I Used to Be a Judgy Mom -- Here's Why I Stopped

woman with hand on chin

Before I got pregnant, my husband and I had pursued adoption. That's when I first learned about attachment parenting, as a way to help adopted children bond. It seemed like the only sane way to parent any child. Who wouldn't want their kid beside them all the time, wrapped to their chest? That’s what our ancestors did.


No one likes to sleep alone, especially not a baby -- the night is dark and full of terrors. Of course, moms should breastfeed, because of all the good antibodies and superior nutrition and bonding, bonding, bonding. Clearly, disposable diapers are killing the environment and have to be replaced with cloth. And the website Daycares Don't Care raises the question how can a daycare love?  

So when I finally became a mom, I breastfed and co-slept and babywore and stayed home with my precious rugrat.

And I judged you. Probably every single one of you.

Well, that's not quite true. First I'd try to convert you. "Have you ever tried putting him down in your bed?" I'd ask a sleep-deprived mom. Never mind that she might need to use a crib because she slept heavily, or because she slept so lightly that she woke every time the baby stirred. Never mind that she might be formula-feeding, and according to James McKenna, head of the Mother-Baby Sleep Laboratory at Notre Dame, it's unsafe to co-sleep unless you're exclusively nursing, because you aren’t as physically synched to your baby. The other mother would stammer. She'd offer some lame excuse. And I trotted off, head high, knowing that at least I was doing what was best for my baby.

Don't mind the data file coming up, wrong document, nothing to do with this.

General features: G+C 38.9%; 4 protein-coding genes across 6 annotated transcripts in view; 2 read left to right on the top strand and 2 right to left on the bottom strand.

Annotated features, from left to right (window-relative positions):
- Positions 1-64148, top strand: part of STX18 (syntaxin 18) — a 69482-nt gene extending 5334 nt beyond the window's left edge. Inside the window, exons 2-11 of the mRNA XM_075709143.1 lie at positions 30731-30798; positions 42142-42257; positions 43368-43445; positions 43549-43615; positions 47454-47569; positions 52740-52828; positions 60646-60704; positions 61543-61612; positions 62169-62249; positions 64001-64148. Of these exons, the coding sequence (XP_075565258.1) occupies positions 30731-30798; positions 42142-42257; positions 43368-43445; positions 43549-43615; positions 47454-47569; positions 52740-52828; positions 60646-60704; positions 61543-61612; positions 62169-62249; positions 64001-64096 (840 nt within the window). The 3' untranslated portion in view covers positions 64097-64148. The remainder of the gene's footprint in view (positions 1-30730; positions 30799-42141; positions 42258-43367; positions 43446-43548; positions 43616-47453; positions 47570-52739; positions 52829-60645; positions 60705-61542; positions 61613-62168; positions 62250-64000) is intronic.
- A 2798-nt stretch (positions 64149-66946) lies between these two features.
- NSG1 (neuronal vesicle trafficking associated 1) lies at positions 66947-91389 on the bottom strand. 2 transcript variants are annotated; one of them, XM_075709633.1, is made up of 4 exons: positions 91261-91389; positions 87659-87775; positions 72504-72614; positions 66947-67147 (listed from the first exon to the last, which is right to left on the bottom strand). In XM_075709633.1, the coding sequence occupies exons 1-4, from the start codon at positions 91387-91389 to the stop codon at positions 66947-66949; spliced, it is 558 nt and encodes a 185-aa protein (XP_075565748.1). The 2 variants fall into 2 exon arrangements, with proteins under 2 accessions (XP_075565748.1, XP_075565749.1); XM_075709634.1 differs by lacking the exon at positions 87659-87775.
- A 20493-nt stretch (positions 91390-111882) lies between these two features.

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I'd start the same thing with people I saw dragging babies around in car seats. "Did you know it's recommended that car seats stay in the car, and children stay in them for as little as possible?" I'd ask. "You should get a baby carrier. It's soooo much easier and your hands are free." Here, I would throw my arms out and wiggle my hands, even as my son slept on my chest. "I have a carrier in my car if you want me to show you how to use it. Then you can borrow it until you get your own." Talk about pushy.

Pushier was the time I conned a mom into borrowing my newborn cloth diaper stash so she'd stop using sposies. "They're just so bad for the environment," I said. "And they have all these chemicals in them that are lying right up against their boy parts and probably deforming their developing sperm. Here, I'll bring you some cloth. Then you can see how awesome they are."

She returned them about two weeks later, unused. She was sheepish. I was offended. How dare she refuse my free cloth diapers, how dare she decide they weren't for her! Well, keep throwing all that shit in the landfill, lady, and see where that gets us in about 50 years.